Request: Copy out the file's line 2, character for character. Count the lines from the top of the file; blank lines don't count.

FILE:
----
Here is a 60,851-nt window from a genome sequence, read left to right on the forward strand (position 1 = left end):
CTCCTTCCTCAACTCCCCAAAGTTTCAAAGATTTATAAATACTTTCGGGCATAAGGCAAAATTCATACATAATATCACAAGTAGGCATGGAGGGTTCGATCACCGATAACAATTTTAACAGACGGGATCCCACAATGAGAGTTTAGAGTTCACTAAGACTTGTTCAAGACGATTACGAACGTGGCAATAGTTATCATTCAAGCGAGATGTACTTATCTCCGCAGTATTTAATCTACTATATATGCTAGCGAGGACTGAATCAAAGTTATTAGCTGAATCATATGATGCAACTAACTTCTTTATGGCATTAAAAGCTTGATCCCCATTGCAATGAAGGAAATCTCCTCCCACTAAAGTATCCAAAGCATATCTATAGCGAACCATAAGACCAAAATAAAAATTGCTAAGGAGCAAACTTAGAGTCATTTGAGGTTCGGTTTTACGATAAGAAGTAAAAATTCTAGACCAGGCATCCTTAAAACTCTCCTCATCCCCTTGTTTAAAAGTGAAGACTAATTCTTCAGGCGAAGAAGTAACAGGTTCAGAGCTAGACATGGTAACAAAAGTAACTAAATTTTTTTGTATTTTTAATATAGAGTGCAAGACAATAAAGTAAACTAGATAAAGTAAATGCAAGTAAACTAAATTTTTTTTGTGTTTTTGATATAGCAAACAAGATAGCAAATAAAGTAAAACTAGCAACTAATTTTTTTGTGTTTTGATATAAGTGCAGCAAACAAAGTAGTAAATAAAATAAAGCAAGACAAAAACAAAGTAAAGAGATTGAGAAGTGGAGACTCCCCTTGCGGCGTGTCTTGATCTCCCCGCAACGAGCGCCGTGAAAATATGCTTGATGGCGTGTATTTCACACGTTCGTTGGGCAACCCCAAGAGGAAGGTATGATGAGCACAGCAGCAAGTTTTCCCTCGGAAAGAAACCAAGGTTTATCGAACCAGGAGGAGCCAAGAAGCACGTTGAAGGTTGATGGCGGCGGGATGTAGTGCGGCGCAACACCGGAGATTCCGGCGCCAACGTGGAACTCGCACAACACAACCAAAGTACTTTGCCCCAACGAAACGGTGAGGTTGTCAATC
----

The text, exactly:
CTCCTTCCTCAACTCCCCAAAGTTTCAAAGATTTATAAATACTTTCGGGCATAAGGCAAAATTCATACATAATATCACAAGTAGGCATGGAGGGTTCGATCACCGATAACAATTTTAACAGACGGGATCCCACAATGAGAGTTTAGAGTTCACTAAGACTTGTTCAAGACGATTACGAACGTGGCAATAGTTATCATTCAAGCGAGATGTACTTATCTCCGCAGTATTTAATCTACTATATATGCTAGCGAGGACTGAATCAAAGTTATTAGCTGAATCATATGATGCAACTAACTTCTTTATGGCATTAAAAGCTTGATCCCCATTGCAATGAAGGAAATCTCCTCCCACTAAAGTATCCAAAGCATATCTATAGCGAACCATAAGACCAAAATAAAAATTGCTAAGGAGCAAACTTAGAGTCATTTGAGGTTCGGTTTTACGATAAGAAGTAAAAATTCTAGACCAGGCATCCTTAAAACTCTCCTCATCCCCTTGTTTAAAAGTGAAGACTAATTCTTCAGGCGAAGAAGTAACAGGTTCAGAGCTAGACATGGTAACAAAAGTAACTAAATTTTTTTGTATTTTTAATATAGAGTGCAAGACAATAAAGTAAACTAGATAAAGTAAATGCAAGTAAACTAAATTTTTTTTGTGTTTTTGATATAGCAAACAAGATAGCAAATAAAGTAAAACTAGCAACTAATTTTTTTGTGTTTTGATATAAGTGCAGCAAACAAAGTAGTAAATAAAATAAAGCAAGACAAAAACAAAGTAAAGAGATTGAGAAGTGGAGACTCCCCTTGCGGCGTGTCTTGATCTCCCCGCAACGAGCGCCGTGAAAATATGCTTGATGGCGTGTATTTCACACGTTCGTTGGGCAACCCCAAGAGGAAGGTATGATGAGCACAGCAGCAAGTTTTCCCTCGGAAAGAAACCAAGGTTTATCGAACCAGGAGGAGCCAAGAAGCACGTTGAAGGTTGATGGCGGCGGGATGTAGTGCGGCGCAACACCGGAGATTCCGGCGCCAACGTGGAACTCGCACAACACAACCAAAGTACTTTGCCCCAACGAAACGGTGAGGTTGTCAATC